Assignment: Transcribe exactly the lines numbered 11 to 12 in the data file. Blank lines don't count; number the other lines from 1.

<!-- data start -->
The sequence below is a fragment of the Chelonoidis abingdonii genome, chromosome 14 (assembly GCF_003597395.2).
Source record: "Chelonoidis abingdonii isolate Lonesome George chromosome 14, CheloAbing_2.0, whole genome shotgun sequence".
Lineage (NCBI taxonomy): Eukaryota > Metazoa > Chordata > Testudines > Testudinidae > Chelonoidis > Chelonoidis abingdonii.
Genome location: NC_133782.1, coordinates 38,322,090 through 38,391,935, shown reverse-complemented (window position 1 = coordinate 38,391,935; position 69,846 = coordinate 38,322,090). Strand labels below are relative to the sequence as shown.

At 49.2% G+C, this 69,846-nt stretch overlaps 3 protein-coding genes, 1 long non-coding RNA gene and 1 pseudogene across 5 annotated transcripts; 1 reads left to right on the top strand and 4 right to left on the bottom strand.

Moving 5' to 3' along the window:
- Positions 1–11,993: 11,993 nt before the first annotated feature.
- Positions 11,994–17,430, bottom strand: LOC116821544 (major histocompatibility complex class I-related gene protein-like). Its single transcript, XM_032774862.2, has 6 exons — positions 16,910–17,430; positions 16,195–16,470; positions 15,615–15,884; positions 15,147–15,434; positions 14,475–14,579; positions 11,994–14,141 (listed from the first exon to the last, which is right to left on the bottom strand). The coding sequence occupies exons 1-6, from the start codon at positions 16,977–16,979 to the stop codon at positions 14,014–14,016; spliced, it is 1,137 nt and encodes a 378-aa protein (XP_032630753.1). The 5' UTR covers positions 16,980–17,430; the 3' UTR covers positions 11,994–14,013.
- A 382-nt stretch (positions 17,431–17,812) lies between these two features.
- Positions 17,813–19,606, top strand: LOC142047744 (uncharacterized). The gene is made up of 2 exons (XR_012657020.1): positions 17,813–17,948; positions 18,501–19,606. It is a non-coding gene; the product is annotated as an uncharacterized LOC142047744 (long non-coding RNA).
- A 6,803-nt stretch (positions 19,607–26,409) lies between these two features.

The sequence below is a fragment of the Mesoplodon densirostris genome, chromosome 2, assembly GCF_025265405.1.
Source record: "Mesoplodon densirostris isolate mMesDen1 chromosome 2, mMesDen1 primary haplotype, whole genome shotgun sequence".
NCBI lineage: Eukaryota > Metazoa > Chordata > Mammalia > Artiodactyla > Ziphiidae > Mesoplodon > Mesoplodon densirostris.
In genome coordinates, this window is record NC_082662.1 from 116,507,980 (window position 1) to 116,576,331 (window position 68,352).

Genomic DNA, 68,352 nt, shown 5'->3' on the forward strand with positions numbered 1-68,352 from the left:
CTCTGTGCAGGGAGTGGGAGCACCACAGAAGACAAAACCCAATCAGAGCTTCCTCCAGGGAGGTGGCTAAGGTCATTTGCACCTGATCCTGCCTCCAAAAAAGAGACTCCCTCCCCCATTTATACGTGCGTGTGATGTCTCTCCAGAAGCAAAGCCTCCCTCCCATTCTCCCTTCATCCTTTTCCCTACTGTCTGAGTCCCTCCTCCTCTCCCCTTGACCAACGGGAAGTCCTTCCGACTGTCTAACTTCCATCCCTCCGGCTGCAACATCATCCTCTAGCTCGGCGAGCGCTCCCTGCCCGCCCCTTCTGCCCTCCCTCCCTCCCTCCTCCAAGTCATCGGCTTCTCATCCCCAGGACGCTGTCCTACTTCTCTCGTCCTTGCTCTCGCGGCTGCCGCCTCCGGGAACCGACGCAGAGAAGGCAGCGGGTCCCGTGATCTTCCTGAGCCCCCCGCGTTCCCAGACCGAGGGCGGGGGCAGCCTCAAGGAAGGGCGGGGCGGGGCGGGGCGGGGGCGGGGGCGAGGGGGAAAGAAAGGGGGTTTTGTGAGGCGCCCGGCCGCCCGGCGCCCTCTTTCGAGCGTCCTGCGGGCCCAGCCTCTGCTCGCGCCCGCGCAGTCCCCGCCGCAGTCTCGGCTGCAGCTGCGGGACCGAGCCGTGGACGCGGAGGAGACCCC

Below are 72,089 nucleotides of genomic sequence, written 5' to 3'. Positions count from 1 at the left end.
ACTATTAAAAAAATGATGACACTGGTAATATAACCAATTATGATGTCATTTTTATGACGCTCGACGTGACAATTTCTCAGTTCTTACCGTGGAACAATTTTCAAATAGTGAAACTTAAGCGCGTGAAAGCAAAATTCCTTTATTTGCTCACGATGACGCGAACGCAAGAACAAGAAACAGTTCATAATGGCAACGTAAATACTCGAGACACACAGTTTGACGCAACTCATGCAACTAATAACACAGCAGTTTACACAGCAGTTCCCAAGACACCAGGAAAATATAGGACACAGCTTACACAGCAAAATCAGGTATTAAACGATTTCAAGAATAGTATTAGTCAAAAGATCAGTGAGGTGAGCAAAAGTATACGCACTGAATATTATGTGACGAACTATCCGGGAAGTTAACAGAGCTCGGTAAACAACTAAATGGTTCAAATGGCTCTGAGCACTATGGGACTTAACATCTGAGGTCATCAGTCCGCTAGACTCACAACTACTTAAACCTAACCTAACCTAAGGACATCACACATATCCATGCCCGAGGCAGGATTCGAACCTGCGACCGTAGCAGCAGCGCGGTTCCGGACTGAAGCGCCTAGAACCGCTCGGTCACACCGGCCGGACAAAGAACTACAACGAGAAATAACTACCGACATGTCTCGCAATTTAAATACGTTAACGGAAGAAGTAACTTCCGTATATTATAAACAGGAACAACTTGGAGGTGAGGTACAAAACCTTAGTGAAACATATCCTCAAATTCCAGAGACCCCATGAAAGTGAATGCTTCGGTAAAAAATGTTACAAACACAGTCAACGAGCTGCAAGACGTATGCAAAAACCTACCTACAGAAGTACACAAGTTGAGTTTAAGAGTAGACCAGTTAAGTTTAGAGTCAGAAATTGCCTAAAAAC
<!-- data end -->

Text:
- A 6,803-nt stretch (positions 19,607–26,409) lies between these two features.

The sequence below is a fragment of the Mesoplodon densirostris genome, chromosome 2, assembly GCF_025265405.1.